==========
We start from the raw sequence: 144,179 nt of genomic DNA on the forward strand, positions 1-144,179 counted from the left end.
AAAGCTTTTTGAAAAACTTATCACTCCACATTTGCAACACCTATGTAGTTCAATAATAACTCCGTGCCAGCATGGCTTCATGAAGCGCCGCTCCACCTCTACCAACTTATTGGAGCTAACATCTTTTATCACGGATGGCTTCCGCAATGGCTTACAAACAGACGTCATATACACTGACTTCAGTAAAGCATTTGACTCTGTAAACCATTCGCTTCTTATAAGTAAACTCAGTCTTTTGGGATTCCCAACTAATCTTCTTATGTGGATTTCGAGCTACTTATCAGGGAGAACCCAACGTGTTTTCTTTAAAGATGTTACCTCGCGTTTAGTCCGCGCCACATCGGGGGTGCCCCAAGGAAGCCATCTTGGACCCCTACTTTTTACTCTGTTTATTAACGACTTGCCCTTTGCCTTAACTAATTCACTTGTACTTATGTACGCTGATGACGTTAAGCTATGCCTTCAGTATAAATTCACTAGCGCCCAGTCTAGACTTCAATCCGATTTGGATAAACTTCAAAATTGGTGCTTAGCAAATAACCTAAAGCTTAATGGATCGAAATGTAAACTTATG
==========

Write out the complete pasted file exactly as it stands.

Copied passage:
We start from the raw sequence: 144,179 nt of genomic DNA on the forward strand, positions 1-144,179 counted from the left end.
AAAGCTTTTTGAAAAACTTATCACTCCACATTTGCAACACCTATGTAGTTCAATAATAACTCCGTGCCAGCATGGCTTCATGAAGCGCCGCTCCACCTCTACCAACTTATTGGAGCTAACATCTTTTATCACGGATGGCTTCCGCAATGGCTTACAAACAGACGTCATATACACTGACTTCAGTAAAGCATTTGACTCTGTAAACCATTCGCTTCTTATAAGTAAACTCAGTCTTTTGGGATTCCCAACTAATCTTCTTATGTGGATTTCGAGCTACTTATCAGGGAGAACCCAACGTGTTTTCTTTAAAGATGTTACCTCGCGTTTAGTCCGCGCCACATCGGGGGTGCCCCAAGGAAGCCATCTTGGACCCCTACTTTTTACTCTGTTTATTAACGACTTGCCCTTTGCCTTAACTAATTCACTTGTACTTATGTACGCTGATGACGTTAAGCTATGCCTTCAGTATAAATTCACTAGCGCCCAGTCTAGACTTCAATCCGATTTGGATAAACTTCAAAATTGGTGCTTAGCAAATAACCTAAAGCTTAATGGATCGAAATGTAAACTTATG